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[whatwg] A Quick Greeting and Some Comments

From: Kurt Cagle <kurt@kurtcagle.net>
Date: Tue, 08 Jun 2004 08:54:55 -0700
Message-ID: <opr8985tpe3uyf8t@kurtcaglelaptop.redmond.corp.microsoft.com>
Greetings all,

I saw this group through a Google news item to an article, followed it,  
and was intrigued by what I found. For those who may not know me (most of  
you, in all likelihood) I'm the author of a number of XML, XSLT, CSS, SVG  
and web related books for Wrox/Wiley, SAMS, and others, and a general  
gadfly in the XML community. I've been back and forth on many of the  
issues targeted by this group, and while I'm not in complete agreement  
with the goals, I do think that WHAT addresses some fairly major holes in  
the spec.

I have a few general comments, and will have more as I get a chance to  
review the draft specifications.

1) My gut reaction when I hear people talking about using IE6 as a  
baseline model for development is to cringe. IE6 represents an endpoint  
technology, reflecting standards that are now a couple of years out of  
date, and employing specific capabilities that raise some serious security  
concerns. There are a number of VERY good ideas to be taken from IE6, but  
frankly I think that the innovation that I'm seeing now in both the  
Mozilla and Opera sides makes me feel that it should only be used as one  
reference point among many.

2) XForms is a cool technology, even with its wrinkles, but its also far  
too complex for the average web developer. Having said that, I think the  
underlying MVC architecture has a lot to recommend it. XForms does the  
following that I feel is noteworthy to draw back into other models -
	a) Makes XML, not delimited query string text or form content, the  
preferred mechanism for communicating with the server. This is a huge win,  
all things considered, because it makes it possible to pass contextual or  
relational information from the client rather than force the server to map  
a dictionary into a complex data structure.
	b) Creates an abstract model for defining controls, which, while complex,  
are also both very portable and easily extensible. What XForms doesn't  
provide, and what WHAT is potentially useful for doing, is providing a  
consistent bridge layer between the abstraction layer and the final  
presentation layer.
	c) XForms can readily be accomplished both directly on the client and via  
server technology; having built systems capable of doing both, I find that  
there are advantages in having each technology.
	d) XForms is predominantly declarative. There are at least eight subtly  
different versions of Javascript out there, not to mention four or five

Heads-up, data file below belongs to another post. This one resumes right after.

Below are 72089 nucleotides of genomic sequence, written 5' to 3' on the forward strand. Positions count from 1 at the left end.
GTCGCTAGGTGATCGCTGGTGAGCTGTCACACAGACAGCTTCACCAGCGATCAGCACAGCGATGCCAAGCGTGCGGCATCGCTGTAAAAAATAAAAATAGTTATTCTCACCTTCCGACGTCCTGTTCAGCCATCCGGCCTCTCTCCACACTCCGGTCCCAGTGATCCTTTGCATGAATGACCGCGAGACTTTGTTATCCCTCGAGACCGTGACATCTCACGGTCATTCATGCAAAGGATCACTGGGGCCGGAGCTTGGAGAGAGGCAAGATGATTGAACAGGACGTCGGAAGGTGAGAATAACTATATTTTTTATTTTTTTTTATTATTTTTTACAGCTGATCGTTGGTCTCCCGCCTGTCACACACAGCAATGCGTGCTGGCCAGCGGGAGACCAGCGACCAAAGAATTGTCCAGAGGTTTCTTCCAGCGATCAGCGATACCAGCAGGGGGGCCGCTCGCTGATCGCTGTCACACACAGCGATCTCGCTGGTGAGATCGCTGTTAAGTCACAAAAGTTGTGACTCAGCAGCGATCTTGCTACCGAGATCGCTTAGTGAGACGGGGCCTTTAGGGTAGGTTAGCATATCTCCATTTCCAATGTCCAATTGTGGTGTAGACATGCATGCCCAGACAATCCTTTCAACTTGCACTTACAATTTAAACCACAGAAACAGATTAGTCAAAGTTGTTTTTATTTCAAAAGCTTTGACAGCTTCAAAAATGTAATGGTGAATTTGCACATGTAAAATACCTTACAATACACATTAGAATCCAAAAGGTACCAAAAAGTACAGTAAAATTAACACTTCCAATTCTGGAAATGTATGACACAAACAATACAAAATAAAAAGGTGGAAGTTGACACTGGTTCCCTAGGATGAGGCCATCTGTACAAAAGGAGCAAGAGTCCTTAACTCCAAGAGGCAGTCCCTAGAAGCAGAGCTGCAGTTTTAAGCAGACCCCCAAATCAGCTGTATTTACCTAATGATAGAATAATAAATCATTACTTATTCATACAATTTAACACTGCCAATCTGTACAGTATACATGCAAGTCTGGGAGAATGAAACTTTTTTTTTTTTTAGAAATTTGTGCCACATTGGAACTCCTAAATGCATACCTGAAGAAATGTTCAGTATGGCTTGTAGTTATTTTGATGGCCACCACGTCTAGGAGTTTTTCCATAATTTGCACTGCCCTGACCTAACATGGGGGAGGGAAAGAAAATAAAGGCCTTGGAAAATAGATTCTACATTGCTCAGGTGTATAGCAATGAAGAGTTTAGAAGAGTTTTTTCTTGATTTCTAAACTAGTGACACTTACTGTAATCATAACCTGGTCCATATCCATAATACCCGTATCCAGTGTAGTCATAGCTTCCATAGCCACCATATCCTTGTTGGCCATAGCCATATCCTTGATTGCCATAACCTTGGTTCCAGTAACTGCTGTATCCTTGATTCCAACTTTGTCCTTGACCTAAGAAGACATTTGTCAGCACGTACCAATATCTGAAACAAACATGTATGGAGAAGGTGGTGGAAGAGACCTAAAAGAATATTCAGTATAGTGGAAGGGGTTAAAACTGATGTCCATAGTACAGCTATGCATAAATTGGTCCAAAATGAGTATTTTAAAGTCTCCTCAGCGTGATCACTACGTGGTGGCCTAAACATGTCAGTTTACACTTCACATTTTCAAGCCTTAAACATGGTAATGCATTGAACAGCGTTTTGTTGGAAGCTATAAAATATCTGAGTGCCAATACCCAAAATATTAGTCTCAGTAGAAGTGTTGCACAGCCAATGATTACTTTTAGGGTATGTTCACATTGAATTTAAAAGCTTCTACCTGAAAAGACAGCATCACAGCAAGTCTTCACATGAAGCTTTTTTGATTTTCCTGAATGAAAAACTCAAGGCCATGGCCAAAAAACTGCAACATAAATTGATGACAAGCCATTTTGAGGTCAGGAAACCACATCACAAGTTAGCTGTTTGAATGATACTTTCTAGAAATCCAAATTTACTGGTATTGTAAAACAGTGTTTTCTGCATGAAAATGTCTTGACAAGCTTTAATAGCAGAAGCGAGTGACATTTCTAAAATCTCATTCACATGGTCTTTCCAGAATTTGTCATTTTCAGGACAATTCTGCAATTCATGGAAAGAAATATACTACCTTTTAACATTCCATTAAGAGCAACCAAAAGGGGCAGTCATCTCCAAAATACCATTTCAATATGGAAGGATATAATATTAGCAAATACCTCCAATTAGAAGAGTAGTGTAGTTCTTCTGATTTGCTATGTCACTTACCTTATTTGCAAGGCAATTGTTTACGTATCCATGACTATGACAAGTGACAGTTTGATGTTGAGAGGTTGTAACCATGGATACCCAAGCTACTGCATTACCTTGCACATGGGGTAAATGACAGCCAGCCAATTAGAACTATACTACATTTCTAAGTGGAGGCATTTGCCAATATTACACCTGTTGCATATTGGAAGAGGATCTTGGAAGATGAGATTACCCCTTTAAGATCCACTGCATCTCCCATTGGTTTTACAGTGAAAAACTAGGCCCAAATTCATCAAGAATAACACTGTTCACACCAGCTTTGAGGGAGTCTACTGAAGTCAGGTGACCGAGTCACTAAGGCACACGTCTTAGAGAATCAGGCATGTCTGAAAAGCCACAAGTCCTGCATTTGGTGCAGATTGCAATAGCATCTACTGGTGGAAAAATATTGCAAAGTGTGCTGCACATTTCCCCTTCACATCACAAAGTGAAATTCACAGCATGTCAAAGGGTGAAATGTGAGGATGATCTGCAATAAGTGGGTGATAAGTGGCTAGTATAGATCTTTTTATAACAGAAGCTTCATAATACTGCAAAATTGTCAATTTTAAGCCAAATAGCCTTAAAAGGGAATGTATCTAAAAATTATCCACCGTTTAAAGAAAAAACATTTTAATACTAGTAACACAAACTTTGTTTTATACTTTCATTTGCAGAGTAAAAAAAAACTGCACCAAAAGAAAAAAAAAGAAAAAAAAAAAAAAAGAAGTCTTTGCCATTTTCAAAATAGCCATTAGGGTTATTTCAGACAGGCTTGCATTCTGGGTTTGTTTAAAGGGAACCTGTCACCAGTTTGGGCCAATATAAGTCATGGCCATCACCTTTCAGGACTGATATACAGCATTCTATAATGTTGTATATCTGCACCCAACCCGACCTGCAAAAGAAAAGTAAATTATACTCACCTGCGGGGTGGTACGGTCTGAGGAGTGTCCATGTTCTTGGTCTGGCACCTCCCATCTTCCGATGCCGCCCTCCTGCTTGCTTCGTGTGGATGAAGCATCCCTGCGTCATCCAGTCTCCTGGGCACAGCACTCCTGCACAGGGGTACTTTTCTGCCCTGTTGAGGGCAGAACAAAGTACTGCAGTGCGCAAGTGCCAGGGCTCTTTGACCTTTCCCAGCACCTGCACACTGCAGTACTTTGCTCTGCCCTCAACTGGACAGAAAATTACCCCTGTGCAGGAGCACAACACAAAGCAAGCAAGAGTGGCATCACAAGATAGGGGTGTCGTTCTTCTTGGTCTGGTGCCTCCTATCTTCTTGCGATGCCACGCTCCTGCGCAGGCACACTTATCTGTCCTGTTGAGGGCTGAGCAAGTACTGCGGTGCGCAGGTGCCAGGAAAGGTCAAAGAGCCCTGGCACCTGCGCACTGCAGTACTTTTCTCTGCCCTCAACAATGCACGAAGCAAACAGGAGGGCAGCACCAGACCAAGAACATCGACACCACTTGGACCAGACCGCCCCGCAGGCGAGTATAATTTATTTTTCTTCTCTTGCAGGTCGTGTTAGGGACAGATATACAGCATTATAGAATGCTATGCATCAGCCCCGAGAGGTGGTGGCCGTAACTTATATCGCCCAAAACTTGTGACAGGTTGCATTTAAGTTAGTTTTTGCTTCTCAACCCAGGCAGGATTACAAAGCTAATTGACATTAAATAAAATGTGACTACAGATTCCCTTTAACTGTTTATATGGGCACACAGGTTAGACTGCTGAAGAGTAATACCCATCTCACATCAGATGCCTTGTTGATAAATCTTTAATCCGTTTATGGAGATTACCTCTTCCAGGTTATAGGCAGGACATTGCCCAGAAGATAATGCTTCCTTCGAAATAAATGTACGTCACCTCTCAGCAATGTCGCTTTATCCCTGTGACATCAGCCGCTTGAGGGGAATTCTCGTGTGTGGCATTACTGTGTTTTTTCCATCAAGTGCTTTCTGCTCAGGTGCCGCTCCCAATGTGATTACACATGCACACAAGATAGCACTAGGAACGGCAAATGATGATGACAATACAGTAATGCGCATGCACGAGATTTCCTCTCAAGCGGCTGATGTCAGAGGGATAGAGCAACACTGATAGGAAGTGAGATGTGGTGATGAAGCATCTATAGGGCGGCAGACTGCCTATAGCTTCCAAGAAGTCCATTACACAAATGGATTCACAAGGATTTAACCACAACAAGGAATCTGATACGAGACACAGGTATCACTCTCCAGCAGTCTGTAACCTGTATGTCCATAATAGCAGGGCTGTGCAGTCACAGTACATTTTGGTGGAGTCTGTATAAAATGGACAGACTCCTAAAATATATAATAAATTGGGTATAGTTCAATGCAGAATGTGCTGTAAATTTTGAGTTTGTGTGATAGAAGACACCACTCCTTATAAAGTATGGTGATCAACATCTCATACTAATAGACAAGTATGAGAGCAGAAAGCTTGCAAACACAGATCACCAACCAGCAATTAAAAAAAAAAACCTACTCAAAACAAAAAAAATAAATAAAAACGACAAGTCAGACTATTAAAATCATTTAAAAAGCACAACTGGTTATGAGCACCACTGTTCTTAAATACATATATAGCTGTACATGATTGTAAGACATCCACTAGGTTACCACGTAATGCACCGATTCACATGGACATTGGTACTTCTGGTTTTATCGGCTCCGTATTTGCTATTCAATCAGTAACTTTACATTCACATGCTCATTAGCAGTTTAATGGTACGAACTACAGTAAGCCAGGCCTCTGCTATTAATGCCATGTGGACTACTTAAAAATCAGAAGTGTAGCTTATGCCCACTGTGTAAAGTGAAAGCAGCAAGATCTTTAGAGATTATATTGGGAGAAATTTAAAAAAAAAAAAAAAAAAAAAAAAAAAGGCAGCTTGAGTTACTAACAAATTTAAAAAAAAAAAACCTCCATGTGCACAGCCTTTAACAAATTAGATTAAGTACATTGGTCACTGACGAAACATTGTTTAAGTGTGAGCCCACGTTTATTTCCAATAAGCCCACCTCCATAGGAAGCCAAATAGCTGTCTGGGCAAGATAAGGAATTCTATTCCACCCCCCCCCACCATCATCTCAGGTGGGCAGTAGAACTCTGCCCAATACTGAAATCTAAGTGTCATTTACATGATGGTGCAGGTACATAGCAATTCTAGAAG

distinct DOMs which add considerably to the complexity of programming  
imperatively in a web environment. Declarative architectures are more  
robust in the face of such differences than imperative ones are,  
especially if you create a set of standardized imperative component  
libraries.
	e) Given all that, walking away completely from XForms is probably not  
the most effective way of working, especially as it does have a couple  
years headstart over WHAT.

3) I wrote an XQuery book three years ago, as part of a Wrox team. I wrote  
an XQuery book last year as part of a SAMS team. Between the two, I've  
sold 30 copies. I'm convinced that XQuery, which represents the collective  
work of the largest database manufacturers (and is one of the few W3C  
specs actively supported by Microsoft) will be stillborn. Why? Because it  
confuses a very real need (the need to extract XML content from a data  
store in a consistent manner) with a perceived marketing need (the need to  
create a "better" SQL). I raise this point as a cautionary one; does WHAT  
provide enough of a benefit that browser vendors, web developers and the  
public will all see it as satisfying a real need?

4) Another cautionary tale. The wireless phone industry all lauded WAP/WML  
when it first came out, saying that it would revolutionize the way that  
content was handled on the handheld web. Yet today, WAP/WML is largely an  
irrelevancy in the face of chips that have become powerful enough to  
handle more traditional HTML views. Transitional technologies require the  
same amount of time and energy to implement as new technologies do, the  
same amount of programming to implement into the firmware of cards, the  
same adoption curve that "bleeding edge" tech has.  As I see it WHAT is  
fairly conservative in that it recommends incremental changes into the  
browser environments rather than wholesale ripping out of core pieces of  
functionality. Yet if the same problems persist with the newer model as  
does with the older one, have you necessary made the problem any easier,  
or have you simply created more incompatibilities between systems?

5) I have written behaviors for Microsoft itself; it was cool technology  
back in 1999. Today, I typically implement those behaviors using external  
namespaces and the intelligent use of XSLT. This takes a little more work,  
but the code is generally much cleaner in its implementation. This is a  
case of different strokes for different folks, though I think there are  
some things that can and should be taken from this.

Realistically, behaviors do not exist in isolation. Instead, you typically  
have clusters of tags and attributes on those tags that determine the  
basal characteristics of the behavior, bindings that connect such elements  
with others, and sets of methods that can be called on these elements.

In other words, to me it makes more sense to declare a code extension of  
tags, in the form:

<what:import href="myTagLibraries.xml"  
xmlns:foo="http://www.what.org/ns/foo"/>

which can then be invoked as distinct elements: